Understanding Plagiarism: School of Education, Indiana University at Bloomington skip navigation Education Home Understanding Plagiarism We now have two resources for learning about plagiarism: The Indiana University Definition Overview: when and how to give credit; recommendations; decision flowchart Plagiarism Cases: links to Web sites describing real plagiarism cases Examples: word-for-word and paraphrasing plagiarism -- 5 examples each Practice with feedback: identifying plagiarism -- 10 items Test & Certificate: if you pass the test, you can print the web page which displays your confirmation certificate Resources: Web sites, books, dictionary links, references Return to top YOU ARE HERE: IU > Bloomington > School of Education
Normality (behavior) Although it is difficult to define normality, since it is a flexible concept, the existence of these ramifications also makes it an important definition. The study of what is normal is called normatology – this field attempts to develop an operational definition distinguishing between normality and abnormality (or pathology). The general question of 'What is normal?' is discussed in many fields, including philosophy, psychology and sociology. The most comprehensive attempt to distinguish normality from abnormality comes from clinical psychology, in the Diagnostics and Statistics Manual. Normality has been functionally and differentially defined by a vast number of disciplines, so there is not one single definition. In general, 'normal' refers to a lack of significant deviation from the average. When people are made more aware of a social norm, particularly a descriptive norm (a norm describing what is done), their behaviour changes to become closer to that norm.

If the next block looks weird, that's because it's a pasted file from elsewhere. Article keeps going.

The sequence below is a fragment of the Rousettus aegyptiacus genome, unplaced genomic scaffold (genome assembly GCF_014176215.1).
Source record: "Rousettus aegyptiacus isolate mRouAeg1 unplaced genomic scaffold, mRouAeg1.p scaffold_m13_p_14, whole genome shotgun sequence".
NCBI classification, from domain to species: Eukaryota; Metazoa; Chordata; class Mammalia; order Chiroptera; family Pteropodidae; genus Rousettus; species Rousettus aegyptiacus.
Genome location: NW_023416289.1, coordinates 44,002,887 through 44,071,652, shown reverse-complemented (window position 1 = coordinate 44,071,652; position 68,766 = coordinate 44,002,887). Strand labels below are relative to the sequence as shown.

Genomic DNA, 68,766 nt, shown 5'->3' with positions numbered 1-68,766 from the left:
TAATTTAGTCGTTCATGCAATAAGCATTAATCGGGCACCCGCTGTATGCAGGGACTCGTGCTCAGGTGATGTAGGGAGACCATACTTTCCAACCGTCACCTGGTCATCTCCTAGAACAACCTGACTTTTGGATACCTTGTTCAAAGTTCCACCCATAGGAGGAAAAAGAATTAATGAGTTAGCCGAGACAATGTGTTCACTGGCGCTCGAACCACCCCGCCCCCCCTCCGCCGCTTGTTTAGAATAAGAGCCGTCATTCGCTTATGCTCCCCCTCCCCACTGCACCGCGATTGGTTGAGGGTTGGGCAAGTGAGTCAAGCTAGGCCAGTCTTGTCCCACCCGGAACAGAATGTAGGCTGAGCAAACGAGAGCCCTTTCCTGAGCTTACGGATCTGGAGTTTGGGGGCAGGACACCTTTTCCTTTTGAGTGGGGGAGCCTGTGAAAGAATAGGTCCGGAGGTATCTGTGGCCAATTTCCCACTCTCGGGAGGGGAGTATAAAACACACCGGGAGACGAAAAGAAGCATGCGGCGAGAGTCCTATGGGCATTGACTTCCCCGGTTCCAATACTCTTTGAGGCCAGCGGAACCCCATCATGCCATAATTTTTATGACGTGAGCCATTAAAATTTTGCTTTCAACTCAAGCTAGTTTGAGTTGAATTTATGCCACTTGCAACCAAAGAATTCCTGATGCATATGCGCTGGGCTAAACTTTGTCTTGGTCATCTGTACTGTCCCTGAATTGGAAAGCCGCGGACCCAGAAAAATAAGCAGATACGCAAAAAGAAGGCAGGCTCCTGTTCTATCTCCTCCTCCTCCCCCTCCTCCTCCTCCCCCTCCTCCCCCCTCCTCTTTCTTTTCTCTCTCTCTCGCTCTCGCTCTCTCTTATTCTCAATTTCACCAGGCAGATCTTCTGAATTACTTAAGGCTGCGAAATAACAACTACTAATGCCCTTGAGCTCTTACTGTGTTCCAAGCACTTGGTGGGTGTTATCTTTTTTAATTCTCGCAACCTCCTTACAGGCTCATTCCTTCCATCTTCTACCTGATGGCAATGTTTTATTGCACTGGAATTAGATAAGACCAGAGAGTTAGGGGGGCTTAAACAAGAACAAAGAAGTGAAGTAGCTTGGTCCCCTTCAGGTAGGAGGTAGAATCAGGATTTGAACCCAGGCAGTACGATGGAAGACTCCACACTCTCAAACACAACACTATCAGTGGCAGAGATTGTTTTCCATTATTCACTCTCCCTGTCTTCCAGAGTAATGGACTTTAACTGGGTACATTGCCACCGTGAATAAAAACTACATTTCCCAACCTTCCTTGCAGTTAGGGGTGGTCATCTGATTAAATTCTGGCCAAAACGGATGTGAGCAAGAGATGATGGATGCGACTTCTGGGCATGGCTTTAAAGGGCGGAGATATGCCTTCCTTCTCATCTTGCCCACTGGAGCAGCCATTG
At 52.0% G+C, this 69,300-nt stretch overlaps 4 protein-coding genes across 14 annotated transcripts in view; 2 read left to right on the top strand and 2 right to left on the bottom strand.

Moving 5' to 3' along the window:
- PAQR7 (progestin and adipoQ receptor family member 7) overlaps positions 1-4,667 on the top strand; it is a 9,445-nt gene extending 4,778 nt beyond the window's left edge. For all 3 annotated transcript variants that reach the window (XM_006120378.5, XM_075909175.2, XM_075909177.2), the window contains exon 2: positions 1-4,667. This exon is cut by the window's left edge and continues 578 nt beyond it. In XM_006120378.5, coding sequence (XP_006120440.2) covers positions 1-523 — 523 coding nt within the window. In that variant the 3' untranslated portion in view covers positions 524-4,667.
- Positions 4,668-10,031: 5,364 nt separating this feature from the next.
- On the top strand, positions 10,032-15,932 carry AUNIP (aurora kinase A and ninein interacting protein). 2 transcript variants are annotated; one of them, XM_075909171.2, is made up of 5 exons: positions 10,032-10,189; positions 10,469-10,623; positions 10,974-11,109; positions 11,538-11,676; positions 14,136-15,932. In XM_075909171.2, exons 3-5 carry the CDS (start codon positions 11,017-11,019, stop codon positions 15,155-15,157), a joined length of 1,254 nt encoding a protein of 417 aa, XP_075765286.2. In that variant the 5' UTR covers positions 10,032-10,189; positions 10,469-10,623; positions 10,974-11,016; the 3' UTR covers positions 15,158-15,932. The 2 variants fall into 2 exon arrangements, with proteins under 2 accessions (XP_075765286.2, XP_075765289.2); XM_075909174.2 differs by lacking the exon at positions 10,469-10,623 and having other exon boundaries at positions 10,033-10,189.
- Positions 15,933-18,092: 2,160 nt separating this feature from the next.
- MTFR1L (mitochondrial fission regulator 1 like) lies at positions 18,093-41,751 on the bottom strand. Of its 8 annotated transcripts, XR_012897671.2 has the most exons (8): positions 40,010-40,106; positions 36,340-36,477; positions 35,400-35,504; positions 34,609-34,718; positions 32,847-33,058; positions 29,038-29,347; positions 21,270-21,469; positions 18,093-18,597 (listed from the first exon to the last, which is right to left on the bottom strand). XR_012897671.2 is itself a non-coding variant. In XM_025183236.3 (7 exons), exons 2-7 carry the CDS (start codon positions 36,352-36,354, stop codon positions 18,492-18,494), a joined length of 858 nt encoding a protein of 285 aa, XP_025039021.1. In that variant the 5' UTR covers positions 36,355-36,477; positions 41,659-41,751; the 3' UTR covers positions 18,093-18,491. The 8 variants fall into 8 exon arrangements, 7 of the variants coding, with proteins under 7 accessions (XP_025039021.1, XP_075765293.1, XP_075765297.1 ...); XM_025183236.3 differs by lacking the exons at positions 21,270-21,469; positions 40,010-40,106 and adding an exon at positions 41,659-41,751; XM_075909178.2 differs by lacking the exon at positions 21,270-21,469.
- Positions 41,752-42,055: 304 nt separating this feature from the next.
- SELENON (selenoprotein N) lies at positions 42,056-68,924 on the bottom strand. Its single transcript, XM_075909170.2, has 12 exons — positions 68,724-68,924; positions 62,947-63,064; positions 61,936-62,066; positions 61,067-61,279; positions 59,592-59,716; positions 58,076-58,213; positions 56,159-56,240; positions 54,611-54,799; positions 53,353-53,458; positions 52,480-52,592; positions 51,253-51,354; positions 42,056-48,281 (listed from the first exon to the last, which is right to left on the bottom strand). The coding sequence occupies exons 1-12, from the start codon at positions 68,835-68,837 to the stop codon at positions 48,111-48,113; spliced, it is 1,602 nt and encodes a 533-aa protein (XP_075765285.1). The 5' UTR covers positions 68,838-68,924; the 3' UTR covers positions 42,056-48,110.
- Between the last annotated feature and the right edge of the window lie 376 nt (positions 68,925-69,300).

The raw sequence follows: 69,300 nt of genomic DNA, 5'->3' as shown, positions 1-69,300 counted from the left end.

Five principles for research ethics Not that long ago, academicians were often cautious about airing the ethical dilemmas they faced in their research and academic work, but that environment is changing today. Psychologists in academe are more likely to seek out the advice of their colleagues on issues ranging from supervising graduate students to how to handle sensitive research data, says George Mason University psychologist June Tangney, PhD. "There has been a real change in the last 10 years in people talking more frequently and more openly about ethical dilemmas of all sorts," she explains. Indeed, researchers face an array of ethical requirements: They must meet professional, institutional and federal standards for conducting research with human participants, often supervise students they also teach and have to sort out authorship issues, just to name a few. Here are five recommendations APA's Science Directorate gives to help researchers steer clear of ethical quandaries: 1. The same rules apply to students. 2. 3. 4.
Scientific Integrity: Fueling Innovation, Building Public Trust Posted by John P. Holdren on December 17, 2010 at 02:21 PM EDT Ed. Note: Cross-posted from the White House blog On March 9, 2009, President Obama issued a Presidential Memorandum on Scientific Integrity emphasizing the importance of science in guiding Administration decisions and the importance of ensuring that the public trusts the science behind those decisions. Today, in response to the President’s request, I am issuing a Memorandum to the Heads of Departments and Agencies that provides further guidance to Executive Branch leaders as they implement Administration policies on scientific integrity. It’s important to recognize that, although this Memorandum is new, scientific integrity has been a White House priority since Day One of this Administration. John P.